Home Archives February 2009 Business bankruptcies increase 67% in 2008

Business bankruptcies increase 67% in 2008

| Print |  Email
Sunday, February 01, 2009

STATEWIDE — Business bankruptcies rose 67% in Oregon in 2008, as the growing financial crisis leaves businesses big and small struggling to stay afloat.


The U.S. Bankruptcy Court, District of Oregon recorded 405 commercial filings, up from 242 the year prior. And barely one month into the new year, bankruptcy and insolvency lawyers in Portland are already seeing an influx of filings.

“There are a number of things coming together to create an unprecedented situation,” says Perkins Coie partner Douglas Pahl. “It doesn’t feel like a normal cycle.”

While filings of each business bankruptcy chapter rose last year, the increase in organizations seeking Chapter 11 protection is especially notable. Chapter 11 filings rose to 61, nearly triple the 23 filings recorded last year. While protection under Chapter 11 is not limited to businesses and can include individual filings, the clerk’s office estimates that around 90% of the 61 are business filings.

While the recession has left few industries unscathed, the real estate and retail sectors were especially hard hit in 2008. Real estate developers including Renaissance Homes and Legend Homes were just a few to go into Chapter 11. Other businesses tied closely to the industry also felt the ripple effects. Contractors, engineers, and even some lawyers took a hit when Oregon’s major real estate developers sought bankruptcy protection.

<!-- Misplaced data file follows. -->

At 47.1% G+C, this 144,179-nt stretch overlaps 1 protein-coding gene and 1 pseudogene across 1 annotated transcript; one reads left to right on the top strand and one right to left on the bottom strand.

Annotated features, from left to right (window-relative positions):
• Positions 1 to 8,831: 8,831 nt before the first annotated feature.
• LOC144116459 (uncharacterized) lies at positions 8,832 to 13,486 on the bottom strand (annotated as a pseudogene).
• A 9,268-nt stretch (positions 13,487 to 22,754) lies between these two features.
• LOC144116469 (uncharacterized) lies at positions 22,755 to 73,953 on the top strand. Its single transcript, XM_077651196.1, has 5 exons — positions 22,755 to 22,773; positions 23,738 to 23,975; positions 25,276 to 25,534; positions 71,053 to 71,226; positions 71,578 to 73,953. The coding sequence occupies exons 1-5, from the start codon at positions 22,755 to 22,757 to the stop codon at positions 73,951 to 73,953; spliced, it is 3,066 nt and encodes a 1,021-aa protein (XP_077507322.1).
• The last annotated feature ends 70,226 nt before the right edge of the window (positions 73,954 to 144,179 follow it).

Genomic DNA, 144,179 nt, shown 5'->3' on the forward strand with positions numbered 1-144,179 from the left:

Industry experts predict that the growing swell in retail business insolvencies could turn into a full-on flood in 2009. Post-holiday profit drops paired with a slowdown in consumer spending will continue to challenge many retailers’ financial viability.

Tightened credit markets are proving especially troublesome to business owners on the verge of bankruptcy and those already entrenched in reorganization or liquidation proceedings. Debtors are finding it nearly impossible to refinance, sell or find outside parties interested in acquiring their businesses. “The credit markets are not there to provide an alternative,” says Pahl.    

NICOLE STORMBERG



Have an opinion? E-mail This e-mail address is being protected from spambots. You need JavaScript enabled to view it

 

 

More Articles

Measure 91: What Oregon Businesses Need to Know

Contributed Blogs
Wednesday, October 15, 2014
91 thumbBY DIANE BUISMAN

Some common misconceptions employers have about marijuana.


Read more...

100 Best Nonprofits announced

News
Thursday, October 02, 2014

100NP14logo4WebOregon Business magazine has named the sixth annual 100 Best Nonprofits to Work for in Oregon.


Read more...

What I'm Reading

November/December 2014
Wednesday, October 22, 2014

Peter Lizotte at ACME Business Solutions and Roger Busse at Pacific Continental Bank share their favorite reads.


Read more...

Healthcare Perspective

November/December 2014
Wednesday, October 22, 2014
BY KIM MOORE

A conversation with Majd El-Azma, president and CEO of LifeWise Health Plan of Oregon, followed by the Healthcare Powerlist.


Read more...

100 Best Nonprofits to Work for in Oregon [VIDEO]

News
Thursday, October 02, 2014

Screen shot 2014-10-02 at 11.17.21 AMMore than 5,500 employees from 180 organizations throughout the state participated in the 100 Best Nonprofits to Work for in Oregon project.


Read more...

Shuffling the Deck

November/December 2014
Wednesday, October 22, 2014
BY JON BELL

Oregon tribes still bet on casinos.


Read more...

Innovation: a critique

News
Wednesday, October 08, 2014
1008 innovation thumbBY LINDA BAKER | OB EDITOR

A Design Week panel discussion raises questions about how innovative we really are.


Read more...
Oregon Business magazinetitle-sponsored-links-02
SPONSORED LINKS